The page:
There are three significant misunderstandings of the intermediate state as just described. The first misunderstanding of the intermediate state, commonly known as “soul sleep,” is that upon a believer’s death, the soul “sleeps” until the day of resurrection. In this view, there is no conscious awareness of being in the presence of the Lord from the time we die until we awaken on the day of Jesus’ return. We die and then “sleep” until Christ returns. This view was addressed by John Calvin in his first major theological treatise, a book with the catchy title Psychopannychia. The error here is that death brings about an unconscious state, much like sleep. Believers remember nothing from the moment they breathe their last until they awaken in the resurrection. But this view cannot account for the biblical passages just mentioned that speak plainly of a believer’s conscious presence with the Lord immediately after death, experiencing the glories of the heavenly scene described in Revelation 4–6.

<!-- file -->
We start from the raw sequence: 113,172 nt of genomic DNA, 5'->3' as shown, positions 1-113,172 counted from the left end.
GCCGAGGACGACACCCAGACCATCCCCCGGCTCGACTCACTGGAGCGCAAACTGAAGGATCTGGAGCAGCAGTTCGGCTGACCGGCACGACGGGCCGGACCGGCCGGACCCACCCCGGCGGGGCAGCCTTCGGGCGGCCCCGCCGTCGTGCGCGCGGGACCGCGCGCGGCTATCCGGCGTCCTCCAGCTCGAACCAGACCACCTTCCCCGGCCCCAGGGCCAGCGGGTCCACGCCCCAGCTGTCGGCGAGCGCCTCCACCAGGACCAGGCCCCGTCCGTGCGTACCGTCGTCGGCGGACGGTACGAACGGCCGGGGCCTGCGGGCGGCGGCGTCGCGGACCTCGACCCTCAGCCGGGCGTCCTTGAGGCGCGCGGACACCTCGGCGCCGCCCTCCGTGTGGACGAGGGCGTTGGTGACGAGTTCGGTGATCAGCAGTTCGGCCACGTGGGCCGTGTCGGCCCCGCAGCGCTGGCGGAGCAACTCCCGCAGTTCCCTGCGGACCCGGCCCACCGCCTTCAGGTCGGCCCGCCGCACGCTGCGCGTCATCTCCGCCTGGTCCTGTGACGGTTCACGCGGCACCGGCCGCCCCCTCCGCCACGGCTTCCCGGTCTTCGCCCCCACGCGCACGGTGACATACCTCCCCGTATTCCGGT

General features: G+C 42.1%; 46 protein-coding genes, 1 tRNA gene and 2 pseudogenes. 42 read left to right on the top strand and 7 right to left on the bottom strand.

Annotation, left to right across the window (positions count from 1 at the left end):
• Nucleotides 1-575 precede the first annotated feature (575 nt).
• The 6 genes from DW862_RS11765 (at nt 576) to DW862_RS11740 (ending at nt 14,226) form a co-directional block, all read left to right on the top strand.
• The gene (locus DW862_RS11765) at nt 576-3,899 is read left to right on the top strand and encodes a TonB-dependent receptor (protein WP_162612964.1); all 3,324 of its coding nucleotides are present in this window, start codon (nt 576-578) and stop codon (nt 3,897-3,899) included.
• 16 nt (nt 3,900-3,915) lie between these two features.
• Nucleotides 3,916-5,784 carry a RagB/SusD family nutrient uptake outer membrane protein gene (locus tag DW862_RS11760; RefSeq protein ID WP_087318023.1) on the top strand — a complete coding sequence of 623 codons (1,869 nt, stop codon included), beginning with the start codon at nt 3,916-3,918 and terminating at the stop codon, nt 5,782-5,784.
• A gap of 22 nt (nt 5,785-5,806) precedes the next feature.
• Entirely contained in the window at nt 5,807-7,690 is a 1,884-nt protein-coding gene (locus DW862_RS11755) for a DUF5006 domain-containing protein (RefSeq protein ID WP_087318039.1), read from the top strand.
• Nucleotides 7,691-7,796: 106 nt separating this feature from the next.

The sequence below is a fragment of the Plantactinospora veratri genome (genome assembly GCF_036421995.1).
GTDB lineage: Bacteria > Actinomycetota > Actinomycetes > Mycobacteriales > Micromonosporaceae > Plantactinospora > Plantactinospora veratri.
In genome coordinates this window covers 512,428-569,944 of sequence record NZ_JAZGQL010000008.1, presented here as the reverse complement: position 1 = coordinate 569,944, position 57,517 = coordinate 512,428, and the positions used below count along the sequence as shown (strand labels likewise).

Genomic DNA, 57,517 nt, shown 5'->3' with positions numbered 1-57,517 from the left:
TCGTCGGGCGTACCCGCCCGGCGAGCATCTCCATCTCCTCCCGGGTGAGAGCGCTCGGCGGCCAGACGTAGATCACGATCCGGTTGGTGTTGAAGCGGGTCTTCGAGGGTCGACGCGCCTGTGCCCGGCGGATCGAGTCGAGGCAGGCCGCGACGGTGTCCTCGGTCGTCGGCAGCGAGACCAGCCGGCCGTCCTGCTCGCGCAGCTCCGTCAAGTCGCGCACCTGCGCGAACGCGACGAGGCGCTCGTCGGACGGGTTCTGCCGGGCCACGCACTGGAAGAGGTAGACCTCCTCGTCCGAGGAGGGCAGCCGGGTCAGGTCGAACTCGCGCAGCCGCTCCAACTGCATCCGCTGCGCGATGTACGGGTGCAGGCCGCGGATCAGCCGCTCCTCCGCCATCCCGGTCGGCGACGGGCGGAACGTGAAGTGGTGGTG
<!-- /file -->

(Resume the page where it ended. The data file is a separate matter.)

A second misunderstanding is the notion that the intermediate state is a time for sinful humans to be purged of the presence of any remaining indwelling sin. The chief example of this error is the Roman Catholic doctrine of purgatory. The idea that the intermediate state is a time of purification arises from the mistaken belief that even though someone dies believing in Jesus Christ, he may not yet have reached a sufficient state of personal holiness to enter heaven. A time of purification is required so that after death his soul is rendered “pure” enough to enter into the full joy of fellowship with the saints. This view assumes that the merits of Jesus Christ alone (His life of obedience, His death for our sins) cannot render a believer sufficiently “holy” to enter heaven upon death. However, the gospel is grounded in the promise that Jesus provides all that we need to be reckoned a “saint” and rendered holy by virtue of our union with Jesus Christ through faith. Positionally, we are holy at our justification, while practically, we grow in holiness throughout our lives until we are made fully holy in our glorification.